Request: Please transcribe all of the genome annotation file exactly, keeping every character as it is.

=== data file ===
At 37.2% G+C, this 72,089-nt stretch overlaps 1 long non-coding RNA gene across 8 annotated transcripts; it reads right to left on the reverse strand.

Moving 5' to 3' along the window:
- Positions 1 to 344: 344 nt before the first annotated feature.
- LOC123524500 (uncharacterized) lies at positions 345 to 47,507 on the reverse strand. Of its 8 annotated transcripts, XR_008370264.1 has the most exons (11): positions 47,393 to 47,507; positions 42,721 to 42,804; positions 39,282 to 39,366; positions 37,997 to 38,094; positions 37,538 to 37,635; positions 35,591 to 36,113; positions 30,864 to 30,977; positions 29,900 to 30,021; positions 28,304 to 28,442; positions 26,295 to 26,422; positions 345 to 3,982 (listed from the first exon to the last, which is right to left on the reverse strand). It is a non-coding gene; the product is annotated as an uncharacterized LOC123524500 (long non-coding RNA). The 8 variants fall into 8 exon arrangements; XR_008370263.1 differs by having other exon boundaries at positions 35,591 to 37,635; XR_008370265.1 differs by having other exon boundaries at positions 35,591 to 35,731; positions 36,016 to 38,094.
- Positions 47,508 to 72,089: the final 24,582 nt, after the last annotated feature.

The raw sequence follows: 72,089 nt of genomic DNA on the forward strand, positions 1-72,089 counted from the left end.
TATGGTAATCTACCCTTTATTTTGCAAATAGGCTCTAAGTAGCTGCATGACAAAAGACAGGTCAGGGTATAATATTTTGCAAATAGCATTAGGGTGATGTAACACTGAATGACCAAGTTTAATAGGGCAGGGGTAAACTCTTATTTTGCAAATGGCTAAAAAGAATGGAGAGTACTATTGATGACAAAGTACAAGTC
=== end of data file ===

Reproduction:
At 37.2% G+C, this 72,089-nt stretch overlaps 1 long non-coding RNA gene across 8 annotated transcripts; it reads right to left on the reverse strand.

Moving 5' to 3' along the window:
- Positions 1 to 344: 344 nt before the first annotated feature.
- LOC123524500 (uncharacterized) lies at positions 345 to 47,507 on the reverse strand. Of its 8 annotated transcripts, XR_008370264.1 has the most exons (11): positions 47,393 to 47,507; positions 42,721 to 42,804; positions 39,282 to 39,366; positions 37,997 to 38,094; positions 37,538 to 37,635; positions 35,591 to 36,113; positions 30,864 to 30,977; positions 29,900 to 30,021; positions 28,304 to 28,442; positions 26,295 to 26,422; positions 345 to 3,982 (listed from the first exon to the last, which is right to left on the reverse strand). It is a non-coding gene; the product is annotated as an uncharacterized LOC123524500 (long non-coding RNA). The 8 variants fall into 8 exon arrangements; XR_008370263.1 differs by having other exon boundaries at positions 35,591 to 37,635; XR_008370265.1 differs by having other exon boundaries at positions 35,591 to 35,731; positions 36,016 to 38,094.
- Positions 47,508 to 72,089: the final 24,582 nt, after the last annotated feature.

The raw sequence follows: 72,089 nt of genomic DNA on the forward strand, positions 1-72,089 counted from the left end.
TATGGTAATCTACCCTTTATTTTGCAAATAGGCTCTAAGTAGCTGCATGACAAAAGACAGGTCAGGGTATAATATTTTGCAAATAGCATTAGGGTGATGTAACACTGAATGACCAAGTTTAATAGGGCAGGGGTAAACTCTTATTTTGCAAATGGCTAAAAAGAATGGAGAGTACTATTGATGACAAAGTACAAGTC